This morning, I woke up on Jessica's couch. I had intended on falling asleep in "my" bed in the bedroom, but I'm still very much on Calfornia time, and wasn't much awake when I passed out on the couch while working last night, trying not to wake Jessica and Gabby.
The house had a warm hustle and bustle that happens on school mornings, where the kid wants to sleep as long as possible, the school bus comes at 8, and the weather outside is cold.
Jessica had a conference call very soon after Gab was to leave for school. I asked if I could drive Gab to school, then head over to the closest Starbucks, Jess could me up with me over there. I've been reading Scalzi's Old Man's War, which Mike dumped on my 12' stack of unread books, at the top no less, and I have to say that I'm glad there are at least three of these books. I very much enjoy his writing style.
Now, I'm not quite sure how it happened, whether the begging and pleading to let me drive Gab to school (that would have been me) or Gab's "accidently" missing the bus (that would have been Gab), but Jessica relented, and the two of us jumped for joy, then bundled outside with the dog close on our heals.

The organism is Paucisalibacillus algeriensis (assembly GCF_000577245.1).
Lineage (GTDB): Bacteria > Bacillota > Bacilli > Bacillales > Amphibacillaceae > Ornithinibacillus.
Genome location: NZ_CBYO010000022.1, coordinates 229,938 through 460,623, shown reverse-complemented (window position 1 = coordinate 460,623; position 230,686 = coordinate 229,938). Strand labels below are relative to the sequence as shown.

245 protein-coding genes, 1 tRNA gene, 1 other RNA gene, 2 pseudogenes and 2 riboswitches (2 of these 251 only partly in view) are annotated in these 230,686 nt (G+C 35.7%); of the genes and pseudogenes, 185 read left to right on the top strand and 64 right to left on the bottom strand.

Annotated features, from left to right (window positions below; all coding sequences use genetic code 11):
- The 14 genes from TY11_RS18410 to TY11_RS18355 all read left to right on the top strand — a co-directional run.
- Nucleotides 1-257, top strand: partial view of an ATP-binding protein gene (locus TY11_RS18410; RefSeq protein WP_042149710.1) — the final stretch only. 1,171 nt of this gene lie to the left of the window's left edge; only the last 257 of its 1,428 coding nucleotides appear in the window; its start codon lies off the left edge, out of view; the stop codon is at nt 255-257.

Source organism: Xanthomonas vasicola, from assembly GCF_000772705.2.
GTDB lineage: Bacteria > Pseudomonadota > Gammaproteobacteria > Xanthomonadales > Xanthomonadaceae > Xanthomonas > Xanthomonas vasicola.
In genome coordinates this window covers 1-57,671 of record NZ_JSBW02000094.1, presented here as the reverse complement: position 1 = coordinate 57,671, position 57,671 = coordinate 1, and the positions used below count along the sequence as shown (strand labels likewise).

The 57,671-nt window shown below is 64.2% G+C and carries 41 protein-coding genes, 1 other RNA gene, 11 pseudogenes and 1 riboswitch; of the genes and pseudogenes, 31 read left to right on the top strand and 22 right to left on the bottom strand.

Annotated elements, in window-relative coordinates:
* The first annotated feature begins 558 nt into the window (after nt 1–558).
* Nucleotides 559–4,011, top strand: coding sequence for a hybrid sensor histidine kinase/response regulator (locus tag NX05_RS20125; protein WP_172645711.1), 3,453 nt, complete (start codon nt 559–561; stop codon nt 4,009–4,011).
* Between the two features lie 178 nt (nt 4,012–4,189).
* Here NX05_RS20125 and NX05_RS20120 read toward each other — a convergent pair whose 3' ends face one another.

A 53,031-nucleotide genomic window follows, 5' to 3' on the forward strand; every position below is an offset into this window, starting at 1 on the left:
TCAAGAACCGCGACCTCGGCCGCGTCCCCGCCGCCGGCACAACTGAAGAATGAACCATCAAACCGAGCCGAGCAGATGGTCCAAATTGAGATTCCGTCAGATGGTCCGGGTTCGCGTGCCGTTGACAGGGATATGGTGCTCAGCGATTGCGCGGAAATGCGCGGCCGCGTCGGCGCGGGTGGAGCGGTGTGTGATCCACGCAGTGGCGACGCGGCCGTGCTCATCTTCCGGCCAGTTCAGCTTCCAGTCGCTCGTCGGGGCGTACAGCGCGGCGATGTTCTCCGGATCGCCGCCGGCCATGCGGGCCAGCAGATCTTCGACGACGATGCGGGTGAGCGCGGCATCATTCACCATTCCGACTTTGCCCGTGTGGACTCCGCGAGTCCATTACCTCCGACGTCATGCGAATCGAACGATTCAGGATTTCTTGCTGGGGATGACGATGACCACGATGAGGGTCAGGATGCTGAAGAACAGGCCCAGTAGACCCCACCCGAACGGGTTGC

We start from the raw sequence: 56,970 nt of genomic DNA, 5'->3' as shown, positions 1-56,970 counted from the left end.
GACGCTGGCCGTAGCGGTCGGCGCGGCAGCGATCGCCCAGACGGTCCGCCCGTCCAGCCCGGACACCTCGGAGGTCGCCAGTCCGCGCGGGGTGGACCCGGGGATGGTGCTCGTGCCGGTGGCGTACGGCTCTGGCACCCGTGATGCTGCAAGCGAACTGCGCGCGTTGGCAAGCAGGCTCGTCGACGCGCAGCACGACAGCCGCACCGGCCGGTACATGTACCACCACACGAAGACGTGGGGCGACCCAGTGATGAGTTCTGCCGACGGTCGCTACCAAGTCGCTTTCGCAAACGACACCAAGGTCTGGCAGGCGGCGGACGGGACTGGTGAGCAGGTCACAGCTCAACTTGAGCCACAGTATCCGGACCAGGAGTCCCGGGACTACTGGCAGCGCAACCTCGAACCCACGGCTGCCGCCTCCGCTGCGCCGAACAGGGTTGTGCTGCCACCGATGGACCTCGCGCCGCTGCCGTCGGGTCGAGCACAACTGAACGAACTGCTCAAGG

We made it to the car before I realized just how much ice was on the car. Uh... yeah, now I'm glad the car rental agency thought to include the ice screaper in the rental.
I scrapped for a while, with the car running (haven't left the car running and hopped out of a car in a LONG time), while Gab made faces at me from inside the car. She hopped into the back seat of the car, not quite being tall enough for the front seat. I'm looking forward to when she can be in the front seat, that's for sure. It's strange to have a conversation with someone in the backseat, when you're in the front.
Eventually we were off, and the drive went quickly. There was, indeed, ice on the road. I'd like to add that I pretty much found every piece of it, too, with the car, on the way from the house to the school.
I know that dropping kids off at school is a chore for their parents. I also think that many parents are FAR too protective of their kids, especially the ones who drive two blocks to wait 15 minutes in their SUVs to drop their kid off at the school front door, never quite realizing the amount of pollutants they're pumping into their kids' lungs with their morning ritual. I walked to school starting in kindergarden, and the distance was farther than the two blocks people drive in Sunnyvale. Sometimes I really wish those parents would be hit with a clue stick.
I'd also like to that, if you don't have to drop kids off at school every day, the times you do get to drop them off are pretty darn special.